Campus outreach program continues to hurt

The Extended Opportunity Programs and Services, or EOP&S, has already been feeling the effects of the “all-cuts mentality” of the state of California.

The EOP&S program, coordinated by Kathy F. Degn, is an academic support program that helps students “who have the potential to be successful but just need a little extra help to ensure the likelyhood of that happening,” Degn said.

The program offers its students top priority registration, academic advising, transfer information, and a list of other services that bolster a student’s ability to be successful.

The typical person in the program is a full time student, and most, but not all, are at a basic skills level of English or math, or both. Another common factor is that “a lot of them are the first one in their family to go to college,” said Degn.

Degn, who was an EOP&S student herself when she was in college, knows the many benefits this program can offer, but “this is our second year of operating at a 40 percent reduction in funds, and basically what that equates to is $400,000 a year,” Degn said.

As a byproduct of that, the EOP&S is serving 400 less students a year. All community colleges in California have this program, and each of these campuses will not be able to support 400 students.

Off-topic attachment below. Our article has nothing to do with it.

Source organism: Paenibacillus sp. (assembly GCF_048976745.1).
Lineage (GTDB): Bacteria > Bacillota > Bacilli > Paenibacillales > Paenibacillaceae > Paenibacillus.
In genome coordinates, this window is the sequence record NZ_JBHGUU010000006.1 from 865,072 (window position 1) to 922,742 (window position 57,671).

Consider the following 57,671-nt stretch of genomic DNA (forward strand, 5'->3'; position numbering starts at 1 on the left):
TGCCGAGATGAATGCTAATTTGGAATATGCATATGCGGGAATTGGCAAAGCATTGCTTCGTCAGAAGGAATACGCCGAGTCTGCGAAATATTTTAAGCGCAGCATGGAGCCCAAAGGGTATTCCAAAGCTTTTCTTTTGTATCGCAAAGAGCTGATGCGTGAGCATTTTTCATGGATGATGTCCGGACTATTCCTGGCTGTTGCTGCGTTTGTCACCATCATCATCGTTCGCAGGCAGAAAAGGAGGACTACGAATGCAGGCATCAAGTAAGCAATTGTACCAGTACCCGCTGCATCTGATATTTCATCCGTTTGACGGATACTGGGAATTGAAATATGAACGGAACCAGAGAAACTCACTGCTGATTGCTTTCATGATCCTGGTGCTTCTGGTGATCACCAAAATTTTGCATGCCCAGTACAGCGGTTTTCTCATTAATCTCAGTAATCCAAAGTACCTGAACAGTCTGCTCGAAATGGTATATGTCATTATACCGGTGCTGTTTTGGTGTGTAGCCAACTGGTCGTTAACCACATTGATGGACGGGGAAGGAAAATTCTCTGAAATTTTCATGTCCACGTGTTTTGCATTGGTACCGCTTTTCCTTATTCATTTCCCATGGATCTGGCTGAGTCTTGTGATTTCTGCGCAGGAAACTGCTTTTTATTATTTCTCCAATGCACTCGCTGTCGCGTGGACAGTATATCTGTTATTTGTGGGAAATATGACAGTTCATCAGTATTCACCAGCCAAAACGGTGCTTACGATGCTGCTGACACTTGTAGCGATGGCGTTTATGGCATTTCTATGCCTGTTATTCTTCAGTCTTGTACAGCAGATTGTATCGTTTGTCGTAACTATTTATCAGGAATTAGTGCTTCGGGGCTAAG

According to the California Community College Registry there are a total of 110 community colleges in the state. Degn said the effects of this on the students are the effects on the family.

The book service they provide, although not generally stressed, by paying for a part or for some books provided a big help to students financially, which is now reduced due to funding.

Flora Tolentino, 22, sociology major, said that cuts to the book program were one of her main concerns, “that was one of the concerns I had, because I couldn’t get all the books I wanted, so it had to come out of pocket.”

“We used to do a lot of tutoring one on one, and we have pretty much had to eliminate that,” Degn said.

The program used to be able to admit students in the middle of the year, so if a student did decide to come back to college with help, they could enroll. But now they must wait till the next year to enroll if they decide to, so students would have to be denied enrollment, with the help they would need.

Alex Foy, 23, Construction Management major, and a former recipient of the program has felt the repercussions of the cuts not allowing the program to admit students.

“EOP&S had my back, I wouldn’t say anything bad about the program, I wish I could get back [in],” said Foy.

Yet when asked about the funding cuts Foy offered a positive response, showing that the resilience of the program, and the services it offers are still unaffected by the cuts.

“With me it wasn’t really about the funding,” Foy said. “For me I needed the inspiration to keep me going.”